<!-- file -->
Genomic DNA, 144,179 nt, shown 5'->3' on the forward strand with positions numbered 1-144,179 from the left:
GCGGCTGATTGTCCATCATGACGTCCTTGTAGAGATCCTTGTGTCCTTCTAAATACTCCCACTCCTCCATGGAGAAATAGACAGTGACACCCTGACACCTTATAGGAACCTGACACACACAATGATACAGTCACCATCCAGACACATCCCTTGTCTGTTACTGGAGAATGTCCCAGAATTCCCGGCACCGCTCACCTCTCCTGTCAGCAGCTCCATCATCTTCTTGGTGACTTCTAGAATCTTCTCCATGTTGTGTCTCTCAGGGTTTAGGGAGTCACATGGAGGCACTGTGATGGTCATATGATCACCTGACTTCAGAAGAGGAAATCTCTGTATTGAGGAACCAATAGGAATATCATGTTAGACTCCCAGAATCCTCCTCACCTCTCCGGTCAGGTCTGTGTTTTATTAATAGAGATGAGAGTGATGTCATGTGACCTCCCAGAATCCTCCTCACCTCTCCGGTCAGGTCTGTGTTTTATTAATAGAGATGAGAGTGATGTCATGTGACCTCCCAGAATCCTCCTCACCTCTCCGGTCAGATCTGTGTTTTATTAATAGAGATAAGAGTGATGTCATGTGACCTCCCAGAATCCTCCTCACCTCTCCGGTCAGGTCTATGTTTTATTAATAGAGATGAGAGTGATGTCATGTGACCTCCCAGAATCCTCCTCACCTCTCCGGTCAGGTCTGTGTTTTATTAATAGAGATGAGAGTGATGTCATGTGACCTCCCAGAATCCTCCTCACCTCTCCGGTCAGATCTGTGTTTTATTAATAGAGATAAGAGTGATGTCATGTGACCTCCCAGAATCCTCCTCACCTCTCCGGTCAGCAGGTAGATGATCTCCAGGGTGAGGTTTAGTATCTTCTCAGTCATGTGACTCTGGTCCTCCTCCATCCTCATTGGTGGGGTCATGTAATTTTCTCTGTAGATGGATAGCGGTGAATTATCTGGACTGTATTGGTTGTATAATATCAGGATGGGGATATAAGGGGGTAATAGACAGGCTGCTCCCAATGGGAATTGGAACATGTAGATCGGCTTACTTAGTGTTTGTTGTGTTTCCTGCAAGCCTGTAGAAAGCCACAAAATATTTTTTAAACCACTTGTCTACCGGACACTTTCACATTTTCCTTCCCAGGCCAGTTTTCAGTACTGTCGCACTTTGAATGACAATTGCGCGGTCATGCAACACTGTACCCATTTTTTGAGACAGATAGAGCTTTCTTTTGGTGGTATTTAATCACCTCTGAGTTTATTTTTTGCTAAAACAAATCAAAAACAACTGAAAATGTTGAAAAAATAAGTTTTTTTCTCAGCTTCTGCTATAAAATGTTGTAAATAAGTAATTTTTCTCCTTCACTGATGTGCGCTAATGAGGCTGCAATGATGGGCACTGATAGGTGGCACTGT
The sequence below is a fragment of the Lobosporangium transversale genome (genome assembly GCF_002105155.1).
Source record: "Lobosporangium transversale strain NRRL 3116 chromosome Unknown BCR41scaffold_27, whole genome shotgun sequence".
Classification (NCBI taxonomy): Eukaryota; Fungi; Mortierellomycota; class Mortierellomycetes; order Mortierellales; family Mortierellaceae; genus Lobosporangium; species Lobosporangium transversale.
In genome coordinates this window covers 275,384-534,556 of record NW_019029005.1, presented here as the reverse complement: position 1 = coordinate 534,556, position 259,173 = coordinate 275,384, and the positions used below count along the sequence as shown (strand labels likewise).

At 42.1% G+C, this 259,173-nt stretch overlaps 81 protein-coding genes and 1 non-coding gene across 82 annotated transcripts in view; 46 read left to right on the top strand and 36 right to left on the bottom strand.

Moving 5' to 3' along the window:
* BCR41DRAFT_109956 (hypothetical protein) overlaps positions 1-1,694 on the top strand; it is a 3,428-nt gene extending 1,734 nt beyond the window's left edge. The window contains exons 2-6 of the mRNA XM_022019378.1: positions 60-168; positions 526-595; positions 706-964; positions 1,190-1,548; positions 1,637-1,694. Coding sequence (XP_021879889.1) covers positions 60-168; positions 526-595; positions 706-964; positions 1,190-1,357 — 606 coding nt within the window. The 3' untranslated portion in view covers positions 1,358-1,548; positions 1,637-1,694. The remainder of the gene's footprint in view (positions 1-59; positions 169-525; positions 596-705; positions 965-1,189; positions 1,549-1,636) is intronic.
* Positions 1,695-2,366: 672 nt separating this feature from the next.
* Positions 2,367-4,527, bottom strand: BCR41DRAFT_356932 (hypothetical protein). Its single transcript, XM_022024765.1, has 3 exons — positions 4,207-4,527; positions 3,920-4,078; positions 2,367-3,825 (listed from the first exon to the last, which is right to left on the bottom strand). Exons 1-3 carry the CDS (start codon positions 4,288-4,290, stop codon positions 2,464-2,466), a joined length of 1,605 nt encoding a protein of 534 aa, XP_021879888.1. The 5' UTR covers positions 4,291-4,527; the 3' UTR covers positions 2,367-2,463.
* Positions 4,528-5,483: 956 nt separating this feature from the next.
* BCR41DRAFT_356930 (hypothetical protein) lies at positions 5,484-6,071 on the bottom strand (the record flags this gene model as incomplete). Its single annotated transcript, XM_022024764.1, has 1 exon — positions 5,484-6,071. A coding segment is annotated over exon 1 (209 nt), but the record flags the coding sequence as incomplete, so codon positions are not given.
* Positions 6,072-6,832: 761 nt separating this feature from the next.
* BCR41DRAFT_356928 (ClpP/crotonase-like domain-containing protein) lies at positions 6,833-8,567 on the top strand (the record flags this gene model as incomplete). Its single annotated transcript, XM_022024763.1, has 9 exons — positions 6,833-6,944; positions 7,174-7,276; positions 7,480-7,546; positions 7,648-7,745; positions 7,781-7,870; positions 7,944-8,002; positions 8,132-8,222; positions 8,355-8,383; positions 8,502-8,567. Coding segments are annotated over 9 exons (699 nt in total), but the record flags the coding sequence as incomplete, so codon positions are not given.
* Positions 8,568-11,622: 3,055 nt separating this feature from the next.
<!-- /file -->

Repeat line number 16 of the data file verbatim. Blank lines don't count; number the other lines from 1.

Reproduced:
* Positions 8,568-11,622: 3,055 nt separating this feature from the next.